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PFAS exposure at Joint Base Elmendorf-Richardson

Built in 1940 as Elmendorf Field and Fort Richardson, this military base is located in Anchorage, the largest city in Alaska. It is still active today. Fort Richardson and Elmendorf Air Force Base became one military base in 2010, and Joint Base Elmendorf-Richardson was created. The military base extends over 64,213 acres on coastal lowlands that are surrounded by high mountain chains. Like other 700 military installations throughout the country, Joint Base Elmendorf-Richardson is heavily contaminated with PFAS, a group of harmful chemicals.

Joint Base Elmendorf-Richardson is a Superfund site on the list of the Environmental Protection Agency, as there are multiple toxic agents in addition to PFAS that are polluting the environment of the military base. In 1955, the agency began carrying out remedy construction, which is still ongoing today. The area is being addressed through state and federal actions under CERCLA.

What harmful agents are present on Joint Base Elmendorf-Richardson?

Stemming from the use of AFFF, a fire suppressant that can effectively put out petroleum and jet fuel fires, PFAS are a group of dangerous chemicals, exposure to which can result in awful diseases. Military firefighters and trainees have been employing AFFF since 1966 when the foam was invented by the U.S. Navy and the renowned 3M company. On Joint Base Elmendorf-Richardson, the level of PFAS in the environment greatly exceeds the permissible limit set by the Environmental Protection Agency. For this reason, the organization took action and has carried out the following activities on the site:

  • removal of contaminated soil and debris
  • institutional controls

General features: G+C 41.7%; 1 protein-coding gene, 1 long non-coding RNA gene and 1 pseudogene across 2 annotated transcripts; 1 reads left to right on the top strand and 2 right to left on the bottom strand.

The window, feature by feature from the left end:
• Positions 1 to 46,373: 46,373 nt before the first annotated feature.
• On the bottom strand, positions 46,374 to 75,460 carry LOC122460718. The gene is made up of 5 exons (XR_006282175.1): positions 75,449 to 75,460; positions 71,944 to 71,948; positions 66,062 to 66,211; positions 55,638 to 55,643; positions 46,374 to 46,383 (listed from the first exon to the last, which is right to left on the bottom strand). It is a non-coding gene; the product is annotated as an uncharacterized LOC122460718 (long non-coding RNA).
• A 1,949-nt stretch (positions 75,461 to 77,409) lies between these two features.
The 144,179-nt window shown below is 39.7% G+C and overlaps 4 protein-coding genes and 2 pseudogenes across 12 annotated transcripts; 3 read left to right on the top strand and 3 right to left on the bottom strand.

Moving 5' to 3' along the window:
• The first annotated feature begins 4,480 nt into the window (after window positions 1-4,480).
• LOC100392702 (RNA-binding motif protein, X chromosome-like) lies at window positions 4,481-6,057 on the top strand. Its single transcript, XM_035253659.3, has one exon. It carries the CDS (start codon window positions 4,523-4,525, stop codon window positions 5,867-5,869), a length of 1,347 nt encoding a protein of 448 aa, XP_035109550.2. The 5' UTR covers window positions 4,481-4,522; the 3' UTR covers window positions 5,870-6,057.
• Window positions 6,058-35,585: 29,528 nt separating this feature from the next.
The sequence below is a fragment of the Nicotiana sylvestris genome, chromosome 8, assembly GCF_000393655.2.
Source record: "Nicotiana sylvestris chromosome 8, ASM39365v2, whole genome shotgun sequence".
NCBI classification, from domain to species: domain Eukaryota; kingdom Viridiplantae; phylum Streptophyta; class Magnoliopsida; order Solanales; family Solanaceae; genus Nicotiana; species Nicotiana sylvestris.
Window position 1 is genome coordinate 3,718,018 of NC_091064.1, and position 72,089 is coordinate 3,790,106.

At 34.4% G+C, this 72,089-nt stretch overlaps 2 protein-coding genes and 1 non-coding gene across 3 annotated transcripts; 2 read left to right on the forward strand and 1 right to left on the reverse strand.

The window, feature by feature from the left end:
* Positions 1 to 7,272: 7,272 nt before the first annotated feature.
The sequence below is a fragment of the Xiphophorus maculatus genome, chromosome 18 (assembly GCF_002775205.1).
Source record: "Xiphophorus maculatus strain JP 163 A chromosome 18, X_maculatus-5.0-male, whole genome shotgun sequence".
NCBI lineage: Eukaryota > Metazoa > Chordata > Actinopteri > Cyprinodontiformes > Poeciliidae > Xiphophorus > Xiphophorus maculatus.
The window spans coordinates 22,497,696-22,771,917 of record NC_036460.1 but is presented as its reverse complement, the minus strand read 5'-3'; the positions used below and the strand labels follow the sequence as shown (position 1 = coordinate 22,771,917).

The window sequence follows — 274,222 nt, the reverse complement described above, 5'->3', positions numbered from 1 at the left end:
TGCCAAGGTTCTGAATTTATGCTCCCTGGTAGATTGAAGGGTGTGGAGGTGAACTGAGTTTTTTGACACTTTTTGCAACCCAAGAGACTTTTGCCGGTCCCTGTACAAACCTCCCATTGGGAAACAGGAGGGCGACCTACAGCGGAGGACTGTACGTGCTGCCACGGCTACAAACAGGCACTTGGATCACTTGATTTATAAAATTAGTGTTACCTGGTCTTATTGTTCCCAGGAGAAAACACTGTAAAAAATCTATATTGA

• monitoring of multiple active remediation systems
  • building a wetland treatment cell
  • in-situ bioventing
  • removal of liquid asphalt

The U.S. Air Force is the agency that takes care of the removal of toxic agents from the base in coordination with the Environmental Protection Agency and the Alaska Department of Environmental Conservation. There are 6 areas on the military base, known as Operable Units, where the sources of contamination are present. The following are the other toxic agents lurking on Joint Base Elmendorf-Richardson besides PFAS:

  • lead
  • benzene
  • trichloroethylene
  • used oils
  • tetrachloroethylene
  • solvents
  • fuel
  • petroleum

The existence of more than one contaminant on the military base worsens the extent of toxic exposure, as most of the agents above also have a strong link to cancer if they are present in the body. Exposure to PFAS occurs through inhalation and ingestion, and military firefighters have the highest risk of developing a serious health problem due to their frequent use of AFFF. Alarmingly, the cancer death rate among firefighters is 14% increased than that of the general population.

What diseases can exposure to PFAS on Joint Base Elmendorf-Richardson cause?

While PFAS exposure can lead to the development of numerous diseases, the most harrowing is cancer, which can occur on various organs and tissues in the body, depending on where the highest concentration of chemicals is located. In order to become eligible to file a PFAS claim, you must have one of the following diagnoses as a result of PFAS exposure:

File your PFAS claim with the assistance of Atraxia Law

Victims of toxic exposure deserve financial compensation for the harrowing diseases they came to struggle with, and the mission of Atraxia Law is to offer quality assistance to everyone whose health was affected by hazardous agents. Our process is quick and easy and takes places over the phone.

If you meet the requirements, a PFAS lawyer will begin working on your toxic exposure claim, and you will eventually get the maximum compensation available for your diagnosis.

Free case evaluation

10 Minutes Over the Phone

*No fees unless compensation is obtained

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